Other novels featuring transporter technology will have the transporter scan the exact quantum state of every particle, which destroys the original. Then a copy is assembled at the target location, using locally available atoms. Still, it's a fundamental tenet of quantum mechanics that all particles of one type—neutrons, say, or electrons—are completely indistinguishable, so it is still arguably the same Spock: you can't really tell whether it's the same atoms or different ones. Then again, quantum mechanics seemingly forbids you to record a complete quantum state due to complementarity, so maybe we shouldn't talk too loudly about this, in case quamtum mechanics notices.
For the software variety, it's a bit easier. Since you can make the backup while I'm still alive, the software personality, although a perfect simulation, can't be me. I'm still here. The other bloke's in the machine, doing whatever it is ghosts do to pass the time.
So, does it make sense to punish the software version because I've been bad?
Not really, huh?
Sure, the software version is probably also a bad person. But this person hasn't actually done anything. He's just a simulation of someone who has. And if he has legal rights, as per above, they should presumably protect him from suffering eternal torments for something that was done by a different person altogether.
But, maybe, if the legal system was run by one of the nuttier religions? Well... they would probably be dead set against the machine person being a continuation of the living person. They would, in fact, be more likely to make the entire ethical problem go away by branding the machine person an abomination and pressing Delete.
Basically, the idea of a religion being nutty enough to go to the trouble of creating artificial Hells to punish artificial persons for something that someone else did, while still being sane enough to run entire planets with no apparent trouble, sort of stretches the logic to breaking point.
Not that I think that this was what Banks was out to get at. The whole Hell thing is more of a plot device to get the story up and running with a huge conflict and huge stakes. Based on that, he did his usual thing with a myriad of people (some of which are spaceships) running around trying to outwit each other or using advanced machinery to kill each other, all for very good reasons, or at least so they seem to them. Even the bad guy is somewhat normally bad, unlike e.g. the one in The Algebraist.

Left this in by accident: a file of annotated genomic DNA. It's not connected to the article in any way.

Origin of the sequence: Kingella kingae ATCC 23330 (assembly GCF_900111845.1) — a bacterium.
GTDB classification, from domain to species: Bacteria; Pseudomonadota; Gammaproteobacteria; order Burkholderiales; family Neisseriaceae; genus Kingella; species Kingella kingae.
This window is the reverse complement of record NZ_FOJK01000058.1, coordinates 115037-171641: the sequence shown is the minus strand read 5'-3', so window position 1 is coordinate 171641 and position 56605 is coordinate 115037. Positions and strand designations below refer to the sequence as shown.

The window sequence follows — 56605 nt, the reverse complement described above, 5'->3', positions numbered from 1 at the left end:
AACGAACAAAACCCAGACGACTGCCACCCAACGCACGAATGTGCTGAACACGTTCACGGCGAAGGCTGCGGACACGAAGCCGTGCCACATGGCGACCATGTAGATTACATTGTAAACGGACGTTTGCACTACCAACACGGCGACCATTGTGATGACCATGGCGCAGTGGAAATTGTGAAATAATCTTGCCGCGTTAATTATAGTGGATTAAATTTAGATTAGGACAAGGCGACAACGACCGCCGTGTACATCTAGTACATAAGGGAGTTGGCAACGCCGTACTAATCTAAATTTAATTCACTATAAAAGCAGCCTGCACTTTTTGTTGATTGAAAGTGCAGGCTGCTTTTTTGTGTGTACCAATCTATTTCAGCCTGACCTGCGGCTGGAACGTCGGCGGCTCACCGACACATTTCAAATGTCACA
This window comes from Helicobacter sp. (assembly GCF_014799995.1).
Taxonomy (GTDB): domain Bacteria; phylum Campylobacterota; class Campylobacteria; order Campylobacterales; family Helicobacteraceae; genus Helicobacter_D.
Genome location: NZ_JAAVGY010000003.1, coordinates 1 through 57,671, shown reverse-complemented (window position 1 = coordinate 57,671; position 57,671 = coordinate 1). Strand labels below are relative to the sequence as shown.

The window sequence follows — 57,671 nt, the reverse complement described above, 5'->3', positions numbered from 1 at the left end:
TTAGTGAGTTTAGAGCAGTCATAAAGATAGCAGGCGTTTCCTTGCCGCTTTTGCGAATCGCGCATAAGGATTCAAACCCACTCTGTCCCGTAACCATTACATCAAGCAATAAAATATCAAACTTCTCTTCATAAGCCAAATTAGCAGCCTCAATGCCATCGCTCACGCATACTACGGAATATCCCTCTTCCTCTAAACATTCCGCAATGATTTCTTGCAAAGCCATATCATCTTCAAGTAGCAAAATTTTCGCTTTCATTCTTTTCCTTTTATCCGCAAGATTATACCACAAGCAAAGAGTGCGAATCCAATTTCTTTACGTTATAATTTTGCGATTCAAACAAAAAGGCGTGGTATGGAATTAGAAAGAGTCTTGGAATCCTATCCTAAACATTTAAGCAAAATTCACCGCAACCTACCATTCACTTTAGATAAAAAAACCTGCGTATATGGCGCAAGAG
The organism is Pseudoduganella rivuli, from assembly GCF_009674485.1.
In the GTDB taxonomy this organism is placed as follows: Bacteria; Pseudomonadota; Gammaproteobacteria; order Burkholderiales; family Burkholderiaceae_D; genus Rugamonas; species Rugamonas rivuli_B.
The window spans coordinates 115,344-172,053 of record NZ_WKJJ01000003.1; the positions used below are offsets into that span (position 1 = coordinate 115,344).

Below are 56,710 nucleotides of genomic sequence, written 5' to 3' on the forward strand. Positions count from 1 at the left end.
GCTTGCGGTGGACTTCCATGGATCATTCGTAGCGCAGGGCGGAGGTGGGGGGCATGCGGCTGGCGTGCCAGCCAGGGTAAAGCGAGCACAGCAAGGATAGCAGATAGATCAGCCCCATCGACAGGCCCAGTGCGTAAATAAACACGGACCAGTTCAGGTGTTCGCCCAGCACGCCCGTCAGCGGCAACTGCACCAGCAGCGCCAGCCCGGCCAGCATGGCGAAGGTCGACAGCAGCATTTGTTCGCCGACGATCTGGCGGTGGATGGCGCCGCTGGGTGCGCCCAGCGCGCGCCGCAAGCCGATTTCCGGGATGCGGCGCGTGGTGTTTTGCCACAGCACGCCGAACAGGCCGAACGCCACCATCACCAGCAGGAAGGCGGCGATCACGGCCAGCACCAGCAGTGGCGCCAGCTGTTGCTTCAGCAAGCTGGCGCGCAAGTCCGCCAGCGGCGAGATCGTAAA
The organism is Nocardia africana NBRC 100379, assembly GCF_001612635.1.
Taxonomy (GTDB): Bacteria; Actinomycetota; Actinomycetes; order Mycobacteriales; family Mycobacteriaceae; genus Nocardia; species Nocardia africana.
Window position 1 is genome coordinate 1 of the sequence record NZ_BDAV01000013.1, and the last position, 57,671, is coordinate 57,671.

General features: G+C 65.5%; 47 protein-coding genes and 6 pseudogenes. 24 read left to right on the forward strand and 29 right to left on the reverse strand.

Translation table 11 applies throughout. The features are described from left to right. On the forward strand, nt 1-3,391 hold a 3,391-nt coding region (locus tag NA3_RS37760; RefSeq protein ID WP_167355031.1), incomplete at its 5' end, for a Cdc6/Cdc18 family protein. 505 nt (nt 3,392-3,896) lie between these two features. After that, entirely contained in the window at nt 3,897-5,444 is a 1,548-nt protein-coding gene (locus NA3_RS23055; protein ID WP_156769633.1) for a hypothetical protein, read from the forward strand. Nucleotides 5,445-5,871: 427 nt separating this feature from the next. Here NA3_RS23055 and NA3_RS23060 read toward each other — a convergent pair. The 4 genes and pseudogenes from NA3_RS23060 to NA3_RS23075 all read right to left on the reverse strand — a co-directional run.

And while he was constructing a plot, he took the opportunity to take a dig at religions.
Sure: I've been contemplating asking the Pope if Jews really go to Hell for failing to believe in Jesus, and if this is so, pointing out that Hitler at least only tormented them until they died, while Jehova will go on for all eternity. But Banks doesn't ask that sort of questions. He only succeeded in taking a dig at his ideas of what an insanely fundamentalist religion should be like, but none actually are.
You can read this one even if you are very devoutly religious. Unless, possibly, you have religious reasons to believe that artificial people should be punished for things they didn't do.
But in that case, I believe you deserve to go to Hell.
WritingPosted by Pelotard 2010-11-25 17:44:35
Since last update, this has happened:
Machine of Death got a very positive review by award-winning SF author Jeff VanderMeer on Omnivoracious, the official Amazon blog. That's, like, mind-boggling. I've got books he's written in my bookshelf.
They're also entering negotiations about foreign editions. I signed away my rights for three of David Malki's Engineering t-shirts.
Just as award-winning SF author Cory Doctorow recommends Machine of Death as Christmas gift, and mentions MoD on his blog.
I've also found MoD mentioned on German and apparently Croatian blogs, but I'm not linking to them in case they say something nasty.
Regular blogging to resume as soon as my head stops spinning.
WritingPosted by Pelotard 2010-11-08 00:10:59
I've read a book.
I'm not telling you which one, although I'm likely to write about it elsewhere. This is because it contains a problem, and one which has affected far too many books I've read lately.